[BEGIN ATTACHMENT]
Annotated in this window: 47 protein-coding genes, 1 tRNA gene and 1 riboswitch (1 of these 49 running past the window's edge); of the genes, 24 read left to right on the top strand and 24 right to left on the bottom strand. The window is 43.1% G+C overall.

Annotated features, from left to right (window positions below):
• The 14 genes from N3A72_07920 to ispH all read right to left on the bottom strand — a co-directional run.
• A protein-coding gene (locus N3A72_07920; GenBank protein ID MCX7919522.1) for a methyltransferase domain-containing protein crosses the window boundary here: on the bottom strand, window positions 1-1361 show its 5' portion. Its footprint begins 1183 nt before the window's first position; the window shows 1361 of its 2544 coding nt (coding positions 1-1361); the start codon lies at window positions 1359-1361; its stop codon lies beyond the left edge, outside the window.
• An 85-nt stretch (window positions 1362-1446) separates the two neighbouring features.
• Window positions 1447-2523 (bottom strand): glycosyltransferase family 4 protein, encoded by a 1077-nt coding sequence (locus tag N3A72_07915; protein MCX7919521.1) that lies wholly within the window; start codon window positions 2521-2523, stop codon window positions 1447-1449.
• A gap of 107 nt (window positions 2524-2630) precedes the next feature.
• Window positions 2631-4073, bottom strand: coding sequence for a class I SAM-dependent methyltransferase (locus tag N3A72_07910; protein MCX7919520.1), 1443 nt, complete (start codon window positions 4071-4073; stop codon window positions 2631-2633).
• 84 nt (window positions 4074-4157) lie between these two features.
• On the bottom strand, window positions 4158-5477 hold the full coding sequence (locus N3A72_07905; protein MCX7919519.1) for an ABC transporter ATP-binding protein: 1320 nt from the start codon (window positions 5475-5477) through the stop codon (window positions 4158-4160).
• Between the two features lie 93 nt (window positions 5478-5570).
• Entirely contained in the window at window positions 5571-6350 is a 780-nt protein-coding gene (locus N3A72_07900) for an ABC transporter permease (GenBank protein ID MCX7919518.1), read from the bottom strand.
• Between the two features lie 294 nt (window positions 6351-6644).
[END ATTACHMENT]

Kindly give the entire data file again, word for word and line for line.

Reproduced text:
Annotated in this window: 47 protein-coding genes, 1 tRNA gene and 1 riboswitch (1 of these 49 running past the window's edge); of the genes, 24 read left to right on the top strand and 24 right to left on the bottom strand. The window is 43.1% G+C overall.

Annotated features, from left to right (window positions below):
• The 14 genes from N3A72_07920 to ispH all read right to left on the bottom strand — a co-directional run.
• A protein-coding gene (locus N3A72_07920; GenBank protein ID MCX7919522.1) for a methyltransferase domain-containing protein crosses the window boundary here: on the bottom strand, window positions 1-1361 show its 5' portion. Its footprint begins 1183 nt before the window's first position; the window shows 1361 of its 2544 coding nt (coding positions 1-1361); the start codon lies at window positions 1359-1361; its stop codon lies beyond the left edge, outside the window.
• An 85-nt stretch (window positions 1362-1446) separates the two neighbouring features.
• Window positions 1447-2523 (bottom strand): glycosyltransferase family 4 protein, encoded by a 1077-nt coding sequence (locus tag N3A72_07915; protein MCX7919521.1) that lies wholly within the window; start codon window positions 2521-2523, stop codon window positions 1447-1449.
• A gap of 107 nt (window positions 2524-2630) precedes the next feature.
• Window positions 2631-4073, bottom strand: coding sequence for a class I SAM-dependent methyltransferase (locus tag N3A72_07910; protein MCX7919520.1), 1443 nt, complete (start codon window positions 4071-4073; stop codon window positions 2631-2633).
• 84 nt (window positions 4074-4157) lie between these two features.
• On the bottom strand, window positions 4158-5477 hold the full coding sequence (locus N3A72_07905; protein MCX7919519.1) for an ABC transporter ATP-binding protein: 1320 nt from the start codon (window positions 5475-5477) through the stop codon (window positions 4158-4160).
• Between the two features lie 93 nt (window positions 5478-5570).
• Entirely contained in the window at window positions 5571-6350 is a 780-nt protein-coding gene (locus N3A72_07900) for an ABC transporter permease (GenBank protein ID MCX7919518.1), read from the bottom strand.
• Between the two features lie 294 nt (window positions 6351-6644).